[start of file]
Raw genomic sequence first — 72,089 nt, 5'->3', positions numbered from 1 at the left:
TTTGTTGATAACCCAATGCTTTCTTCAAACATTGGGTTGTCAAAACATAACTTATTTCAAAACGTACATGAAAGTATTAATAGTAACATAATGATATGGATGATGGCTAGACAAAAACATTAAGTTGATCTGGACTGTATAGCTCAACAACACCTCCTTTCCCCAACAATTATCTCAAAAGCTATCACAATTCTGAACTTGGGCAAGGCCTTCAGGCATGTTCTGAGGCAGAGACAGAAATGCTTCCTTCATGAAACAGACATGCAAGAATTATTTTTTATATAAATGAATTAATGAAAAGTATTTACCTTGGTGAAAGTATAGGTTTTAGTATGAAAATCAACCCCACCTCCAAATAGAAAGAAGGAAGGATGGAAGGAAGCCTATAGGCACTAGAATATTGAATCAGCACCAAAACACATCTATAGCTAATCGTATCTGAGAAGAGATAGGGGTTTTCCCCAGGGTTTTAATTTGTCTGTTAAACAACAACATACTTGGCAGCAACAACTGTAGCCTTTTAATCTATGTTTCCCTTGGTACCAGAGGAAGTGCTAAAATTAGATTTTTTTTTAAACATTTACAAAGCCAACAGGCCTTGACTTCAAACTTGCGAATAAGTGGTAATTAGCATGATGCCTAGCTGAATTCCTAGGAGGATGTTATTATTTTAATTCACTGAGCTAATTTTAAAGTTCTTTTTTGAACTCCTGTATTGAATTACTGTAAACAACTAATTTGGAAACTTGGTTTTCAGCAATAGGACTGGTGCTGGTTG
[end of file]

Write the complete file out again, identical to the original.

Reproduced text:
Raw genomic sequence first — 72,089 nt, 5'->3', positions numbered from 1 at the left:
TTTGTTGATAACCCAATGCTTTCTTCAAACATTGGGTTGTCAAAACATAACTTATTTCAAAACGTACATGAAAGTATTAATAGTAACATAATGATATGGATGATGGCTAGACAAAAACATTAAGTTGATCTGGACTGTATAGCTCAACAACACCTCCTTTCCCCAACAATTATCTCAAAAGCTATCACAATTCTGAACTTGGGCAAGGCCTTCAGGCATGTTCTGAGGCAGAGACAGAAATGCTTCCTTCATGAAACAGACATGCAAGAATTATTTTTTATATAAATGAATTAATGAAAAGTATTTACCTTGGTGAAAGTATAGGTTTTAGTATGAAAATCAACCCCACCTCCAAATAGAAAGAAGGAAGGATGGAAGGAAGCCTATAGGCACTAGAATATTGAATCAGCACCAAAACACATCTATAGCTAATCGTATCTGAGAAGAGATAGGGGTTTTCCCCAGGGTTTTAATTTGTCTGTTAAACAACAACATACTTGGCAGCAACAACTGTAGCCTTTTAATCTATGTTTCCCTTGGTACCAGAGGAAGTGCTAAAATTAGATTTTTTTTTAAACATTTACAAAGCCAACAGGCCTTGACTTCAAACTTGCGAATAAGTGGTAATTAGCATGATGCCTAGCTGAATTCCTAGGAGGATGTTATTATTTTAATTCACTGAGCTAATTTTAAAGTTCTTTTTTGAACTCCTGTATTGAATTACTGTAAACAACTAATTTGGAAACTTGGTTTTCAGCAATAGGACTGGTGCTGGTTG